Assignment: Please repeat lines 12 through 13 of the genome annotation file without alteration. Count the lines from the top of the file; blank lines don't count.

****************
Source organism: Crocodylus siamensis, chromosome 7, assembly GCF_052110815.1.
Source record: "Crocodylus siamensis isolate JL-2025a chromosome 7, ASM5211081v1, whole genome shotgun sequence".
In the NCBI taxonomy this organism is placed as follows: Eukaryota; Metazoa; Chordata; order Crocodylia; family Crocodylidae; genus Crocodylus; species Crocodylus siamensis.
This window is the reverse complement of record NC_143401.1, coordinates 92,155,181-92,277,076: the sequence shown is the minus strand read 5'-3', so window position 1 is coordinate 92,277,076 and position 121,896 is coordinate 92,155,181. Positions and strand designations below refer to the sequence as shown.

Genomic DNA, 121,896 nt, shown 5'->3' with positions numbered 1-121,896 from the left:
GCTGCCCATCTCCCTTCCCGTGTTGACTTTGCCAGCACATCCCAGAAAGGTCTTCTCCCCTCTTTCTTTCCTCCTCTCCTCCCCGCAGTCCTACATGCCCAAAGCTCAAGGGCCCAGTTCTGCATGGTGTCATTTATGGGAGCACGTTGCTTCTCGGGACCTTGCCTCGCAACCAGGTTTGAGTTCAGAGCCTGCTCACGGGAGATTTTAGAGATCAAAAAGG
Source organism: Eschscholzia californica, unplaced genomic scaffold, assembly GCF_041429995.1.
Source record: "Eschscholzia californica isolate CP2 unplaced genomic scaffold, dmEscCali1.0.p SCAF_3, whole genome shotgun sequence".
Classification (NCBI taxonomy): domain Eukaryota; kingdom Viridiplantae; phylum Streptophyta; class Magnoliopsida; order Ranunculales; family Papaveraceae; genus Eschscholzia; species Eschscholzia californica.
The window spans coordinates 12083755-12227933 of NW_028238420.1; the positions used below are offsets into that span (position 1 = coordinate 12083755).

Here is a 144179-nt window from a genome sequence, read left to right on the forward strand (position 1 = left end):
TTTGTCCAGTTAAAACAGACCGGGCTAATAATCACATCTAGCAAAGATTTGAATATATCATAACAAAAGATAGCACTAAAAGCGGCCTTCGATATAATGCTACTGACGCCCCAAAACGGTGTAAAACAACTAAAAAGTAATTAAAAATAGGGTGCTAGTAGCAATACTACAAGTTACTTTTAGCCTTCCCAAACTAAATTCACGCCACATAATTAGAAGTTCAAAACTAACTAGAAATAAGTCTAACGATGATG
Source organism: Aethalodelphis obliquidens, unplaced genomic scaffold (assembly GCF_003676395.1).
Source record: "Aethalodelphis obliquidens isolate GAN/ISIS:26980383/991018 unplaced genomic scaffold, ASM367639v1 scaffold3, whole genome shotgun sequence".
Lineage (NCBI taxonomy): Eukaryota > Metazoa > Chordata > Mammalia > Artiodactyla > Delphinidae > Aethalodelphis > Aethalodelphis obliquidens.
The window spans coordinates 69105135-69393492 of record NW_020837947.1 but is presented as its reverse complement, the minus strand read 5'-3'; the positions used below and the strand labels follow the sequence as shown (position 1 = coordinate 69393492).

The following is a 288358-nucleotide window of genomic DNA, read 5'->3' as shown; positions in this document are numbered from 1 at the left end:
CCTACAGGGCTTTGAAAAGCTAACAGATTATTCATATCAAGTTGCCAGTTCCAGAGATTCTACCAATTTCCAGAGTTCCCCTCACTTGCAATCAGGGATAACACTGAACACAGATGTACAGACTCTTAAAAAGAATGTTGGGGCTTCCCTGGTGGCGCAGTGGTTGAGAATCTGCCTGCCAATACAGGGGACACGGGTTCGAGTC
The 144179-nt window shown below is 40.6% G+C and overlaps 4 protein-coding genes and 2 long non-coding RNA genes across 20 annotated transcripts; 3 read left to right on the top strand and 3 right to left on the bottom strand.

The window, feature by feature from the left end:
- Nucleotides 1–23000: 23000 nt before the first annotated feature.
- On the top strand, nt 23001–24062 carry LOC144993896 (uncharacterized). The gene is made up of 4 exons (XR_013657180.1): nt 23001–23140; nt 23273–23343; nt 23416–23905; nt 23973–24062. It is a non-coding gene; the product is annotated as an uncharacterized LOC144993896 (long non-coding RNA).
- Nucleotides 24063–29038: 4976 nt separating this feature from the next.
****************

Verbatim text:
TTTGTCCAGTTAAAACAGACCGGGCTAATAATCACATCTAGCAAAGATTTGAATATATCATAACAAAAGATAGCACTAAAAGCGGCCTTCGATATAATGCTACTGACGCCCCAAAACGGTGTAAAACAACTAAAAAGTAATTAAAAATAGGGTGCTAGTAGCAATACTACAAGTTACTTTTAGCCTTCCCAAACTAAATTCACGCCACATAATTAGAAGTTCAAAACTAACTAGAAATAAGTCTAACGATGATG
Source organism: Aethalodelphis obliquidens, unplaced genomic scaffold (assembly GCF_003676395.1).